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Robert Addie (born Robert Richard Addonizio, February 6, 1910 – January 18, 1982) was an American sportswriter who covered baseball for The Washington Post and Washington Times-Herald . Addie was known for his clean style, hilarious anecdotes, unabashed sentiment, red socks and dark glasses.He never missed a day on the Washington Senators' beat for 20 years until the team left town in 1971. Addie was presented with the J. G. Taylor Spink Award by the Baseball Writers' Association of America in 1981. Bob covered the PGA after baseball moved from Washington. Bob wrote many articles for the Post after his retirement from the paper in 1977. He wrote a book about his sportswriting career entitled Sportswriter which was published in 1980.
His wife was Pauline Betz, four-time US Open and one-time Wimbledon champion. He was the father of author Kim Addonizio and grandfather of her daughter, actress Aya Cash. He is survived by four additional children including Rusty, Jon, Gary and Rick.
Michael Ray Wilbon is an ESPN commentator and former sportswriter and columnist for The Washington Post. He is an analyst for ESPN and has co-hosted Pardon the Interruption on ESPN with former Post writer Tony Kornheiser since 2001.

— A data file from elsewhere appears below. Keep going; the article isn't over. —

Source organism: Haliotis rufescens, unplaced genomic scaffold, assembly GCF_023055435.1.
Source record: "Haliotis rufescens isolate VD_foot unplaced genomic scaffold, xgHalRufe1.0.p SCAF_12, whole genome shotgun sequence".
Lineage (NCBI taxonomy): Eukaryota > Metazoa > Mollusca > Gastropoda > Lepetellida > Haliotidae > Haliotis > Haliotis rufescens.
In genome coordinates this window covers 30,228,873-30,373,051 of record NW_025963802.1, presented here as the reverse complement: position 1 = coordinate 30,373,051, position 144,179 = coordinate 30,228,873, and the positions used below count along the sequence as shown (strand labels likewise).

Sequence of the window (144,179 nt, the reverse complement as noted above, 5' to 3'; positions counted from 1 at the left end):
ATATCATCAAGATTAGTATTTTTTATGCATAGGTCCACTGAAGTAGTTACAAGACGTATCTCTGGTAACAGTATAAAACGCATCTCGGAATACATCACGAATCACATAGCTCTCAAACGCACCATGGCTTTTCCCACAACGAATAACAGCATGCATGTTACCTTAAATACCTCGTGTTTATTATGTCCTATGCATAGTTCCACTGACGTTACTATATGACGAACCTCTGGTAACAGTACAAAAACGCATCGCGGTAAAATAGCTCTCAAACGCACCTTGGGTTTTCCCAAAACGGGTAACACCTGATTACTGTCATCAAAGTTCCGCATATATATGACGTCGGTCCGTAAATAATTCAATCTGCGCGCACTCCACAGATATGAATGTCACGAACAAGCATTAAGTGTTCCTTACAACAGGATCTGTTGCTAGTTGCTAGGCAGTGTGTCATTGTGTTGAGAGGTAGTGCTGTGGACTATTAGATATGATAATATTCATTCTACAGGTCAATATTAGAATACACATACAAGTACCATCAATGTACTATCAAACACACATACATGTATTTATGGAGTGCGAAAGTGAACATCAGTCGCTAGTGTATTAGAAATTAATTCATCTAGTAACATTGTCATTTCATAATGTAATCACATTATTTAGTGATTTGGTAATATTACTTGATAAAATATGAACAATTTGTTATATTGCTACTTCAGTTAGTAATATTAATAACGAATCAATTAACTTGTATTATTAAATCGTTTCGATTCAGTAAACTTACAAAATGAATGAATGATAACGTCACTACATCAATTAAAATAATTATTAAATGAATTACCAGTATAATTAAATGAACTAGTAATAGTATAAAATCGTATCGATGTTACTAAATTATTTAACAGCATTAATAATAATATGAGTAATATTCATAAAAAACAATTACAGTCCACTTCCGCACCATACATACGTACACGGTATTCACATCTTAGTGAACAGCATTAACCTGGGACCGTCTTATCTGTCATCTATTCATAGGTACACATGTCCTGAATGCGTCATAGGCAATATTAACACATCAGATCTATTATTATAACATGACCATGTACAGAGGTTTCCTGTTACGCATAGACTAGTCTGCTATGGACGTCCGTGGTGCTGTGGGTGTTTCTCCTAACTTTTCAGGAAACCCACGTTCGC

Adrian "Addie" Joss, nicknamed "The Human Hairpin," was an American professional baseball pitcher. He pitched for the Cleveland Bronchos of Major League Baseball, later known as the Naps, between 1902 and 1910. Joss, who was 6 feet 3 inches (1.91 m) and weighed 185 pounds (84 kg), pitched the fourth perfect game in baseball history. His 1.89 career earned run average (ERA) is the second-lowest in MLB history, behind Ed Walsh.
Ralph Wiley was an American sports journalist who wrote for Sports Illustrated and ESPN's Page 2. He was well known for his distinctive literary tone and his writings on race in America.
Peter Gammons is an American sportswriter, media personality, and musician. He is a recipient of the J. G. Taylor Spink Award for outstanding baseball writing, given by the Baseball Writers' Association of America.
Shirley Lewis Povich was an American sports columnist and reporter for The Washington Post.
Pauline Betz Addie was an American professional tennis player. She won five Grand Slam singles titles and was the runner-up on three other occasions. Jack Kramer has called her the second best female tennis player he ever saw, behind Helen Wills Moody.